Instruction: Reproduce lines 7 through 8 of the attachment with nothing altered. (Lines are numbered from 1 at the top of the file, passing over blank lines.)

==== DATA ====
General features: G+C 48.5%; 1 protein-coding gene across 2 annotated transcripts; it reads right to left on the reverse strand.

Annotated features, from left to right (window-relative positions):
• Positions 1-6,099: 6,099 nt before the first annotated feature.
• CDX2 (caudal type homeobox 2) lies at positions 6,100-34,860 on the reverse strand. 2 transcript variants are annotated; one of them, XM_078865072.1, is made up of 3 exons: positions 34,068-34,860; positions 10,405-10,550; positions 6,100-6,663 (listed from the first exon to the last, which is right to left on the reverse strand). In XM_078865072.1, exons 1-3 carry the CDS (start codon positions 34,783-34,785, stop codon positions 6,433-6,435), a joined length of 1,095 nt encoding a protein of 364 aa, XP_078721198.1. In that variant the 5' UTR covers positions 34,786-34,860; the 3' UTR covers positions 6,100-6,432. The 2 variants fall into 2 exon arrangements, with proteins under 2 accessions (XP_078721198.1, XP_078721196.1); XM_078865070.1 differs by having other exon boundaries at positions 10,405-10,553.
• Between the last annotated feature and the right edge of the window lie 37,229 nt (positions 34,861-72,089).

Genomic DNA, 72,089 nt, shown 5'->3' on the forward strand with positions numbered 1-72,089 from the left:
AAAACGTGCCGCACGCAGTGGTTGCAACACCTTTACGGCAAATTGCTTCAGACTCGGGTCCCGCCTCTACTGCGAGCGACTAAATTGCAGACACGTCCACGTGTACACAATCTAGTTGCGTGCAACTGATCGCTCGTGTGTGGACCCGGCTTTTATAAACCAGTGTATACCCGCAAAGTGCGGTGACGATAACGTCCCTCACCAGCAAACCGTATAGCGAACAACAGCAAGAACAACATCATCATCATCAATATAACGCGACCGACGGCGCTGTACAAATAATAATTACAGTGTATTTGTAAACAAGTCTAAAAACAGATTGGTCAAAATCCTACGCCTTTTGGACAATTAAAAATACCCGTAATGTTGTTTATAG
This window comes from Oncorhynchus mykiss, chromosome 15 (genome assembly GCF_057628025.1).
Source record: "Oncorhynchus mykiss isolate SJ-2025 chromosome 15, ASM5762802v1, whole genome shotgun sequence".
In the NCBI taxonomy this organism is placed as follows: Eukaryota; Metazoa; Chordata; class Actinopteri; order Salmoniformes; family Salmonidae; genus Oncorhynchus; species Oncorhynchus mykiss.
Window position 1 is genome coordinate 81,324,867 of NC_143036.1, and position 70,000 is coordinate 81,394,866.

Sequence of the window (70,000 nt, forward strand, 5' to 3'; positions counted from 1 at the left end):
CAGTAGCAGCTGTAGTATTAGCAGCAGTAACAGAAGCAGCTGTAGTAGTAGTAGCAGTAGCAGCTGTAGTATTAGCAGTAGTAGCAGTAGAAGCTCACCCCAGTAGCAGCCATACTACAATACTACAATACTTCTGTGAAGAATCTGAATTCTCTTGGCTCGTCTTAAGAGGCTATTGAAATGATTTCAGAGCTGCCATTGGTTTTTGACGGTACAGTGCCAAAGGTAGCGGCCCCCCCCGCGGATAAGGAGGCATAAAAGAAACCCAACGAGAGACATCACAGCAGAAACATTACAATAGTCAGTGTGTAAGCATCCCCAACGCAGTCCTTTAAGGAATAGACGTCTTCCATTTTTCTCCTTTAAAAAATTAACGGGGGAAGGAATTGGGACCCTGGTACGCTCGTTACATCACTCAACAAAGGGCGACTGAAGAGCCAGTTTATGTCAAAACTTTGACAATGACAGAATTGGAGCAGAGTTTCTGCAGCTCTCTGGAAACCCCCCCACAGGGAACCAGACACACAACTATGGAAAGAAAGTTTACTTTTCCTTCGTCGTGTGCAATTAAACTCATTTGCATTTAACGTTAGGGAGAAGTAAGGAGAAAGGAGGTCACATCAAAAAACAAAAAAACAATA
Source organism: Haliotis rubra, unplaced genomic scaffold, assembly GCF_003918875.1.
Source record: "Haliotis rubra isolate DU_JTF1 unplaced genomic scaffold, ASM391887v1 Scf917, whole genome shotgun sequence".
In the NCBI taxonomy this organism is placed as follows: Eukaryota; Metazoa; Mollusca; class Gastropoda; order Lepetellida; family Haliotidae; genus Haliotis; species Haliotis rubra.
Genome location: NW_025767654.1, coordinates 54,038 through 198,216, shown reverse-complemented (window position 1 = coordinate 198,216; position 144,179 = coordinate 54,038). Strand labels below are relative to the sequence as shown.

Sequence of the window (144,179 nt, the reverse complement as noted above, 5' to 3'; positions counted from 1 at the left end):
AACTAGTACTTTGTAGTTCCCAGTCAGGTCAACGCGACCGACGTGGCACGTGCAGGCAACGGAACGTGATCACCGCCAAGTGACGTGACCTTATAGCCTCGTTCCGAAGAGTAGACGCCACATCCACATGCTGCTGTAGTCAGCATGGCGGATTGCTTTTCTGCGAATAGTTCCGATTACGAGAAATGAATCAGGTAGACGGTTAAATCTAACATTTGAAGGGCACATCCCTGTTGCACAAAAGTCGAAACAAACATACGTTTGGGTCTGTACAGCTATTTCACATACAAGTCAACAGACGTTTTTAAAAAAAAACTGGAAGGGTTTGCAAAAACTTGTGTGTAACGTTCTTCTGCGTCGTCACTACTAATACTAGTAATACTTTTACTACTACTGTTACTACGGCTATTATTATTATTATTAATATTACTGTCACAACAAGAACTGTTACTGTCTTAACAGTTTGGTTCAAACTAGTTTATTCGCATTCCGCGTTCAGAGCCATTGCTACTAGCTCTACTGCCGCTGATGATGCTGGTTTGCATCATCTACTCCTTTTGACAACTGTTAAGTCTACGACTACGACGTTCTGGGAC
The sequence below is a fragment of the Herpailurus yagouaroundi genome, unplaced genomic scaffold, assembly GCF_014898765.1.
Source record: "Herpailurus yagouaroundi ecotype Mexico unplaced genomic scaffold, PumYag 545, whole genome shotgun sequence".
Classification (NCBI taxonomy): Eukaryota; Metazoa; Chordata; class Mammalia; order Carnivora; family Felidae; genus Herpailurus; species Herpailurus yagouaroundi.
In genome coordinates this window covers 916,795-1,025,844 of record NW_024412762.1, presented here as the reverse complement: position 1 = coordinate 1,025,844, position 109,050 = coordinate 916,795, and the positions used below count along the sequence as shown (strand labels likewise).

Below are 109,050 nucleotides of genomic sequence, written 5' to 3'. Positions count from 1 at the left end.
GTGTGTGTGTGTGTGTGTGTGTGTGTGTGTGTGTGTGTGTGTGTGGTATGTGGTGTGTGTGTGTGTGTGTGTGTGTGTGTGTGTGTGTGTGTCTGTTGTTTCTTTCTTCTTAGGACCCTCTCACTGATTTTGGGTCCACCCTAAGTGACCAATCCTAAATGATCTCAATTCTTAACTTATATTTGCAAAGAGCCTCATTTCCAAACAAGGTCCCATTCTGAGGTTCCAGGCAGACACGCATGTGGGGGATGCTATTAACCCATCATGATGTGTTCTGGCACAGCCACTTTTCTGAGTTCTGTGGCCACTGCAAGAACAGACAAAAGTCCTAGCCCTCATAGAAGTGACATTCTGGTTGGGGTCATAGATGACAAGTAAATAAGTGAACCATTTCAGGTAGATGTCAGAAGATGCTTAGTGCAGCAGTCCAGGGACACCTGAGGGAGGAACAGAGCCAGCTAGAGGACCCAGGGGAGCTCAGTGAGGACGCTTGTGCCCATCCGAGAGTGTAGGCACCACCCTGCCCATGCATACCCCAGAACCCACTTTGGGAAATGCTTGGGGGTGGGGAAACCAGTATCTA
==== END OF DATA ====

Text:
AAAACGTGCCGCACGCAGTGGTTGCAACACCTTTACGGCAAATTGCTTCAGACTCGGGTCCCGCCTCTACTGCGAGCGACTAAATTGCAGACACGTCCACGTGTACACAATCTAGTTGCGTGCAACTGATCGCTCGTGTGTGGACCCGGCTTTTATAAACCAGTGTATACCCGCAAAGTGCGGTGACGATAACGTCCCTCACCAGCAAACCGTATAGCGAACAACAGCAAGAACAACATCATCATCATCAATATAACGCGACCGACGGCGCTGTACAAATAATAATTACAGTGTATTTGTAAACAAGTCTAAAAACAGATTGGTCAAAATCCTACGCCTTTTGGACAATTAAAAATACCCGTAATGTTGTTTATAG
This window comes from Oncorhynchus mykiss, chromosome 15 (genome assembly GCF_057628025.1).